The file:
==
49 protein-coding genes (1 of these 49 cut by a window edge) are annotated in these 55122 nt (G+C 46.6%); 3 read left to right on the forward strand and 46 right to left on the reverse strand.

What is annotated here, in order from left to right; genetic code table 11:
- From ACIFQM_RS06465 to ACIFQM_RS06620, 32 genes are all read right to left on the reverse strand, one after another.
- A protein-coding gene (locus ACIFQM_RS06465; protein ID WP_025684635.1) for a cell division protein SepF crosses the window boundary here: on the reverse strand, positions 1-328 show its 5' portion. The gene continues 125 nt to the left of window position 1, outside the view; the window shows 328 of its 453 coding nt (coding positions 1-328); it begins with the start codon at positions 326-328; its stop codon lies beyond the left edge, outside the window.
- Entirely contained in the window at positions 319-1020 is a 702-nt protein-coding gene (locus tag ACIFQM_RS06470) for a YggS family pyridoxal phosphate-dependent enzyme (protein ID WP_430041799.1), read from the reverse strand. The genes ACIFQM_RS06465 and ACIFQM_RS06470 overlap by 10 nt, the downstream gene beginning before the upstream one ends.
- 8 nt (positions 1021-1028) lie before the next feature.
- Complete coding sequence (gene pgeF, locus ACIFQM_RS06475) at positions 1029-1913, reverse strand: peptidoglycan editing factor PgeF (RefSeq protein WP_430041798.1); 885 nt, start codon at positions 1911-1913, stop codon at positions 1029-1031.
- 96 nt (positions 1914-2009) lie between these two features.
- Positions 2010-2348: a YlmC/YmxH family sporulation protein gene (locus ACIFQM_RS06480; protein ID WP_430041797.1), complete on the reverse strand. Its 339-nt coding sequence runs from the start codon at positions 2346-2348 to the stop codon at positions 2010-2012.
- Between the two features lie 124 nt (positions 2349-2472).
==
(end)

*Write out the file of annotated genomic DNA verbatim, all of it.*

49 protein-coding genes (1 of these 49 cut by a window edge) are annotated in these 55122 nt (G+C 46.6%); 3 read left to right on the forward strand and 46 right to left on the reverse strand.

What is annotated here, in order from left to right; genetic code table 11:
- From ACIFQM_RS06465 to ACIFQM_RS06620, 32 genes are all read right to left on the reverse strand, one after another.
- A protein-coding gene (locus ACIFQM_RS06465; protein ID WP_025684635.1) for a cell division protein SepF crosses the window boundary here: on the reverse strand, positions 1-328 show its 5' portion. The gene continues 125 nt to the left of window position 1, outside the view; the window shows 328 of its 453 coding nt (coding positions 1-328); it begins with the start codon at positions 326-328; its stop codon lies beyond the left edge, outside the window.
- Entirely contained in the window at positions 319-1020 is a 702-nt protein-coding gene (locus tag ACIFQM_RS06470) for a YggS family pyridoxal phosphate-dependent enzyme (protein ID WP_430041799.1), read from the reverse strand. The genes ACIFQM_RS06465 and ACIFQM_RS06470 overlap by 10 nt, the downstream gene beginning before the upstream one ends.
- 8 nt (positions 1021-1028) lie before the next feature.
- Complete coding sequence (gene pgeF, locus ACIFQM_RS06475) at positions 1029-1913, reverse strand: peptidoglycan editing factor PgeF (RefSeq protein WP_430041798.1); 885 nt, start codon at positions 1911-1913, stop codon at positions 1029-1031.
- 96 nt (positions 1914-2009) lie between these two features.
- Positions 2010-2348: a YlmC/YmxH family sporulation protein gene (locus ACIFQM_RS06480; protein ID WP_430041797.1), complete on the reverse strand. Its 339-nt coding sequence runs from the start codon at positions 2346-2348 to the stop codon at positions 2010-2012.
- Between the two features lie 124 nt (positions 2349-2472).